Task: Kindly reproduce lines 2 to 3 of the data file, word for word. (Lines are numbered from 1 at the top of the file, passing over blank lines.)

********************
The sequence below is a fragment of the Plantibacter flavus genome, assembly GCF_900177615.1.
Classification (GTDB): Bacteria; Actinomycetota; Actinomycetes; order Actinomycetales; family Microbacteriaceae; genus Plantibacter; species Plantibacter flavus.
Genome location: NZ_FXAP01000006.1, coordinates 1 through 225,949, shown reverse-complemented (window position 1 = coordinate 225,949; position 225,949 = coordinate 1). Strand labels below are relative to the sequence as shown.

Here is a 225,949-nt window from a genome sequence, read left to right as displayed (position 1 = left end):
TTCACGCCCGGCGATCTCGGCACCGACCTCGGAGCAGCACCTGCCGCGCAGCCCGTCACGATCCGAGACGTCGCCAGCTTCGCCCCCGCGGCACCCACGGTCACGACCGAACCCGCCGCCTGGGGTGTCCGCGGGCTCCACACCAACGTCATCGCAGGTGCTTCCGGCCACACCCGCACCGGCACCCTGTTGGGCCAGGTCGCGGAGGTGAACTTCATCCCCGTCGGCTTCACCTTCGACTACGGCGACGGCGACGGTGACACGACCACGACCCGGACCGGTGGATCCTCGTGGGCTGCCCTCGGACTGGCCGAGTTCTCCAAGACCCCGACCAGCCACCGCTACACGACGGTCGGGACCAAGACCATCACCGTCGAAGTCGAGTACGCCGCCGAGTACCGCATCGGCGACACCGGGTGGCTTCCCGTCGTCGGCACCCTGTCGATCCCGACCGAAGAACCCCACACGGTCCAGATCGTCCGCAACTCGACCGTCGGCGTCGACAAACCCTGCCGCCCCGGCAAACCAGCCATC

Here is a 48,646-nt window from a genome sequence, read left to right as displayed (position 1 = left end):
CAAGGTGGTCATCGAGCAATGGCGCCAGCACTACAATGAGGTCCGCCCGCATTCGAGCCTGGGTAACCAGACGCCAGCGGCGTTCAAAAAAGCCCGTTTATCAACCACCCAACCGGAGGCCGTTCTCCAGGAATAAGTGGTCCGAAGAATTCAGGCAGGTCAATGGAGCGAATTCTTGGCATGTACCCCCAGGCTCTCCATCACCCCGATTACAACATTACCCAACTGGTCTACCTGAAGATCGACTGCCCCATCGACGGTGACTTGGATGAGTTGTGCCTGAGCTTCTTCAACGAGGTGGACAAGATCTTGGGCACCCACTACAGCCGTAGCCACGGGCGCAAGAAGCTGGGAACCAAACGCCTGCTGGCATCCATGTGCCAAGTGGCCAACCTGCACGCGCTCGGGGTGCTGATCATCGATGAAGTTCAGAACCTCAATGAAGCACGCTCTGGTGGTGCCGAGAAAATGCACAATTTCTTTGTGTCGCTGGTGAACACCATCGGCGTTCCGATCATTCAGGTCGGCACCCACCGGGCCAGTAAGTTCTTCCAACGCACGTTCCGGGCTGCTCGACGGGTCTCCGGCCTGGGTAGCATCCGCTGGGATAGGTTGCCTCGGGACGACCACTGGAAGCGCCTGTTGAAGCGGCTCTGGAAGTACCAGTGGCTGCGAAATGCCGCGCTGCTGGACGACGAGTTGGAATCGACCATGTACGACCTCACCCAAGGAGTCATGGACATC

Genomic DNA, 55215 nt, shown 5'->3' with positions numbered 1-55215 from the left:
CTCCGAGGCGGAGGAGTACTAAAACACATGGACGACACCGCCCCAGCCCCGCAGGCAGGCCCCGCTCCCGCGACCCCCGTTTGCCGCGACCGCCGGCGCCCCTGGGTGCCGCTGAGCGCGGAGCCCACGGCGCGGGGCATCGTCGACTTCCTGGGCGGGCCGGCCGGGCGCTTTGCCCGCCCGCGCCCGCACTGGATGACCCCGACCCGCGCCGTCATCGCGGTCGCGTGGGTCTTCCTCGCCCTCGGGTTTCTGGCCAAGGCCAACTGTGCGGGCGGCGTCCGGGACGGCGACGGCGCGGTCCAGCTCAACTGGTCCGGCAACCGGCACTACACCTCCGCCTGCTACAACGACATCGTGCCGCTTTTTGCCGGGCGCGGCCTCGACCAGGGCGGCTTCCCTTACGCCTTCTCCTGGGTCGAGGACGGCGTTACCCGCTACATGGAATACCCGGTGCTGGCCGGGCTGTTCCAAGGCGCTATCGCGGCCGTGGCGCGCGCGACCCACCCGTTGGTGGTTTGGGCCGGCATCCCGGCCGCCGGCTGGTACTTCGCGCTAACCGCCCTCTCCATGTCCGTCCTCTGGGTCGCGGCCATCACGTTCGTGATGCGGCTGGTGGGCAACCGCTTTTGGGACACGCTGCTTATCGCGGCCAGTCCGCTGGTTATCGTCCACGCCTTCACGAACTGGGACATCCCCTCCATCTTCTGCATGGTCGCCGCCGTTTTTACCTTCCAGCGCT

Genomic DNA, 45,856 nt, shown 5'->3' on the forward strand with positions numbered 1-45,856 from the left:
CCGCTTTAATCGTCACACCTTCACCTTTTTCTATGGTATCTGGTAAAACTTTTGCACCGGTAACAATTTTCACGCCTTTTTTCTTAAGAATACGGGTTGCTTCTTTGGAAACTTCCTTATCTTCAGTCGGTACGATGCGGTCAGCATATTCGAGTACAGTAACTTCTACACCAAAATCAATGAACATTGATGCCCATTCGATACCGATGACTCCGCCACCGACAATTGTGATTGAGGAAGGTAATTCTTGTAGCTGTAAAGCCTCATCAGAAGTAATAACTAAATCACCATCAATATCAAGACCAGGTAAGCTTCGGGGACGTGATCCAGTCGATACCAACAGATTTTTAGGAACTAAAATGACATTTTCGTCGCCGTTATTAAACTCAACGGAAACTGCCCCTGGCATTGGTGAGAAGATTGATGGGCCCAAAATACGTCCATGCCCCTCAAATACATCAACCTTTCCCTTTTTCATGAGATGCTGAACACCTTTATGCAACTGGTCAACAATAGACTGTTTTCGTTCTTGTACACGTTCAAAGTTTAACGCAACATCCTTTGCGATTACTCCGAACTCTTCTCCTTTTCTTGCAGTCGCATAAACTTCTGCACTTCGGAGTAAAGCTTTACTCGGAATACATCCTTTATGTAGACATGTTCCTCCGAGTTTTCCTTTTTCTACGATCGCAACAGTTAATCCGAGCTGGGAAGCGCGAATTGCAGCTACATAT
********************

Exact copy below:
Classification (GTDB): Bacteria; Actinomycetota; Actinomycetes; order Actinomycetales; family Microbacteriaceae; genus Plantibacter; species Plantibacter flavus.
Genome location: NZ_FXAP01000006.1, coordinates 1 through 225,949, shown reverse-complemented (window position 1 = coordinate 225,949; position 225,949 = coordinate 1). Strand labels below are relative to the sequence as shown.